Visiting Emergency - Update

Thursday, 21 June 2018

Following on from the segment in the June edition of the HFACT newsletter about presenting to the Emergency Department (see President’s Report, June 2018 newsletter, the original text of which is reproduced after this update), below are some key points to keep in mind if you need to attend the ED.

  1. There is a Medication Standing Order (MSO) in place which states that factor should be administered as a priority - that is, prior to investigative work (eg. scans, X-rays) being done. Don’t hesitate to alert the treating staff to the existence of the MSO. A copy of the MSO can be obtained from the Haemophilia Treatment Centre.
  2. If you feel your treatment is not progressing as it should and/or your concerns are not being adequately addressed, don’t hesitate to escalate your concerns to a senior doctor or nurse.
  3. Be aware that, as a result of a recent complaint about the timeliness of treatment, measures have been put in place whereby the Deputy Director of ED and Emergency Medicine Training, Dr Sam Scanlan, has requested to be notified when patients with bleeding disorders present to ED, so that he can review the timeliness of factor administration in each case over a period of time. What this means for you as a patient presenting to ED, is that you should not hesitate to alert your treating staff to this fact, as it should be helpful in expediting your treatment.

The following article appreared in the June 20edition of "ACTIVATED", the newsletter of Haemophilia Foundation ACT

Visiting Emergency

I wanted to share with you an experience I had at the Emergency Department (ED) of the Canberra Hospital recently.  There was a lesson or two for me stemming from the experience which may also be useful for you.

Firstly, the scenario.  One of my three children with haemophilia was suffering a bleed, and given we are not yet infusing at home (my child is treated on demand and is not on prophylaxis treatment) I needed to take him to the ED given it was after hours and the Haemophilia Treatment Centre (HTC) was closed.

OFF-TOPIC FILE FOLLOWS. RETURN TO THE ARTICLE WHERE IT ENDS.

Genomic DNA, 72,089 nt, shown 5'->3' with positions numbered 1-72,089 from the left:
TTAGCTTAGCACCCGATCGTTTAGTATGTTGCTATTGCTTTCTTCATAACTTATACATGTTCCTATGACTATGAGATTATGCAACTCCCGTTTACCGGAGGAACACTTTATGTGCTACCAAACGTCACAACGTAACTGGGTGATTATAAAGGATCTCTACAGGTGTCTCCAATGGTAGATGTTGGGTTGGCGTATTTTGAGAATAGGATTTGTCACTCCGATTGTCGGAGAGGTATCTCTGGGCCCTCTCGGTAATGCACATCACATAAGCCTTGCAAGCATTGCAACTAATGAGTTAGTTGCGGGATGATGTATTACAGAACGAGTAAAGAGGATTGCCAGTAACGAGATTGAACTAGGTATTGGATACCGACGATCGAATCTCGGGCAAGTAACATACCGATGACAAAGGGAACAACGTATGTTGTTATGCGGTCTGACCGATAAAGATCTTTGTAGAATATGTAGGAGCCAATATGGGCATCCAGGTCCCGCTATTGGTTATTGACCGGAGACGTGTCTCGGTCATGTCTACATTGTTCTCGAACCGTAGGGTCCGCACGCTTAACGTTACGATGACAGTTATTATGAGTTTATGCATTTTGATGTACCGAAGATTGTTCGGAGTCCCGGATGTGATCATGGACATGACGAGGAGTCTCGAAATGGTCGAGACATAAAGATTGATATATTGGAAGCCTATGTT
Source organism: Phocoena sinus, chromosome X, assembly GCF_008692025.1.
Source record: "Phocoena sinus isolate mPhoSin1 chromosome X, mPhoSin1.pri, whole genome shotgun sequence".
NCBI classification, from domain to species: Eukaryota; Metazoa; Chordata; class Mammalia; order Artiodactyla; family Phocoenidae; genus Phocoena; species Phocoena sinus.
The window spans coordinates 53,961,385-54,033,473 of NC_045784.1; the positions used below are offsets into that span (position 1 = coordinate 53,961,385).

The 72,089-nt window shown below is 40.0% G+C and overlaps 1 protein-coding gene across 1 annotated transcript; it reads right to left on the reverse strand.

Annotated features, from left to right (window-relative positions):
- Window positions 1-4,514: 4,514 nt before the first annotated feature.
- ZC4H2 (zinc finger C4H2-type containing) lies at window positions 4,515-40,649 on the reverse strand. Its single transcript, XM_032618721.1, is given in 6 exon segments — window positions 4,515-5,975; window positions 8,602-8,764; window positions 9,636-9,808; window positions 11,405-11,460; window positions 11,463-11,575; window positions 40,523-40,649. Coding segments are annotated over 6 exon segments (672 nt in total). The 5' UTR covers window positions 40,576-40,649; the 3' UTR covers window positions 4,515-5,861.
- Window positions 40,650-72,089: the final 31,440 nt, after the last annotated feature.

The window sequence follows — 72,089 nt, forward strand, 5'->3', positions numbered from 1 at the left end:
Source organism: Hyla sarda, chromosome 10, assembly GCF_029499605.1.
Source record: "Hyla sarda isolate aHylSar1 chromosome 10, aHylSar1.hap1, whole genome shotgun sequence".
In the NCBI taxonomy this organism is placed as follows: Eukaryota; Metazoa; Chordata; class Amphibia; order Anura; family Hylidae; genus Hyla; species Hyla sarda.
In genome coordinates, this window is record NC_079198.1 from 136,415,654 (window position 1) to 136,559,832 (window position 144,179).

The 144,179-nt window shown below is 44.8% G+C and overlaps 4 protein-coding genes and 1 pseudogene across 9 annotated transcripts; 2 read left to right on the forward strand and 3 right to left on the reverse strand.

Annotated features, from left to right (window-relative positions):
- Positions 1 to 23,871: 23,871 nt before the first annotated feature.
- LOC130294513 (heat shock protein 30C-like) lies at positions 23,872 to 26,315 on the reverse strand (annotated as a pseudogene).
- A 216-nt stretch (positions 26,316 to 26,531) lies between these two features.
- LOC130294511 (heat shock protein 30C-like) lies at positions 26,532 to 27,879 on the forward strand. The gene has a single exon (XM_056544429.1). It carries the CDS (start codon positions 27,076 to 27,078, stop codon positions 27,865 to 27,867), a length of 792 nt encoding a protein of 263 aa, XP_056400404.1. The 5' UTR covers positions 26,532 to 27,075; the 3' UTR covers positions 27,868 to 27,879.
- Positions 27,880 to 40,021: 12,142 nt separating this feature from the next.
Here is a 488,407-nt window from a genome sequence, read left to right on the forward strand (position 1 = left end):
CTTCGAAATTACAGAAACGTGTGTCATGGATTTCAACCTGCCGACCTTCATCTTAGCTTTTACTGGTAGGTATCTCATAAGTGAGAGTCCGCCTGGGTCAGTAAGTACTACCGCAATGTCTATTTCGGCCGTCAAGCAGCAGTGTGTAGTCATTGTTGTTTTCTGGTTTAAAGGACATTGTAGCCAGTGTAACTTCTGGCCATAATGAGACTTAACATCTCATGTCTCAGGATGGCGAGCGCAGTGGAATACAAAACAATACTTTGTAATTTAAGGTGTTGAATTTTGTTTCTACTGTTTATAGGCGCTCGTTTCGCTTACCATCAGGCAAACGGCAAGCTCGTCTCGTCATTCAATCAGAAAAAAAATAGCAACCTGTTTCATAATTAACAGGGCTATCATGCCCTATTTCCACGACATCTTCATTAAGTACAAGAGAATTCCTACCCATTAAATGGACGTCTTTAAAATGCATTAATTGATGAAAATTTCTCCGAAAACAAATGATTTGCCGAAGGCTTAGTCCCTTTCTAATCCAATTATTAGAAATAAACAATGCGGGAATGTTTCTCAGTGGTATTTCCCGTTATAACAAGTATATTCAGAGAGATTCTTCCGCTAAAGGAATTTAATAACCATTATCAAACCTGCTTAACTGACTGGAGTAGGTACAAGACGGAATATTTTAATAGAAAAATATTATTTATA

We were admitted to the paediatrics ward fairly quickly, but from there things slowed considerably.  While some of this could be attributed to how busy the ED was that evening, the more concerning issue was that the protocols established by the Medication Standing Orders (MSO), the guidance provided in the standing letter we have from my son’s treating specialist (Dr Pati), and the directions on his MyABDR card, were not followed.  To be more specific, while the MSO and our letter make clear that factor replacement therapy should be administered as a priority, with investigative work (e.g. scans, x-rays, etc) to be done after treatment, this procedure was not followed.  Instead, x-rays were done, and after further delays, factor was ordered, so that the time that elapsed between our arrival in the ward and the actual factor infusion was more than five hours.

As this is not the first time it’s happened after presenting to the ED, although this was by far the most excruciating experience, my wife and I decided to lodge a formal complaint through the hospital’s consumer feedback mechanism.  The hospital has been very responsive to the complaint, discussing various ways the process could be improved in the future, such as more frequent training of ED staff by the HTC about the importance of rapid treatment or guidance on how to escalate things in real time in the ward if you as a patient are not satisfied with the way your experience in the ward is unfolding.  We are still awaiting a final, formal response from the hospital to our complaint. (Subsequently received after the publication of the article, hence the update at the beginning of this web page.)

So, what were the lessons for me? There were certainly a few. Firstly, be prepared to advocate more, particularly when you feel that things are not following the normal course of events as part of treatment.  Secondly, bring a copy of the MSO if you have one, either in hard copy or as a photo on your phone, or at the very least ask the staff to refer to the MSO, which makes clear that factor replacement therapy should be administered as a priority.  I didn’t….  If you don’t have a copy of this MSO, contact the HTC to obtain one.

Since this event, I’ve put a hard copy of the MSO in my car as well as taken a photo and stored it on my phone as a back-up.  The original version is on my fridge.

So, what came of the complaint, which I shared with James Slade at the HTC for his information?  Fair to say, I’ve been impressed with James’ responsiveness to my concerns and the ED’s response to the complaint.  And even more promising, our next presentation to the ED, just a few weeks after the original incident, was a much better one – my son was infused without delay and we were back home within the hour.  Without any prompting, the doctor mentioned that the ED had recently received a complaint about the treatment of someone with a bleeding disorder, and that James had spoken directly with ED staff about the importance of treating without delay.  It’s encouraging to see patient feedback having a direct and timely effect.  Nonetheless, I would urge anyone presenting to the ED not to hold back in advocating for prompt treatment, as even the best systems can fail to deliver at times.

Claude Damiani

President HFACT


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Date last reviewed: 21 June 2018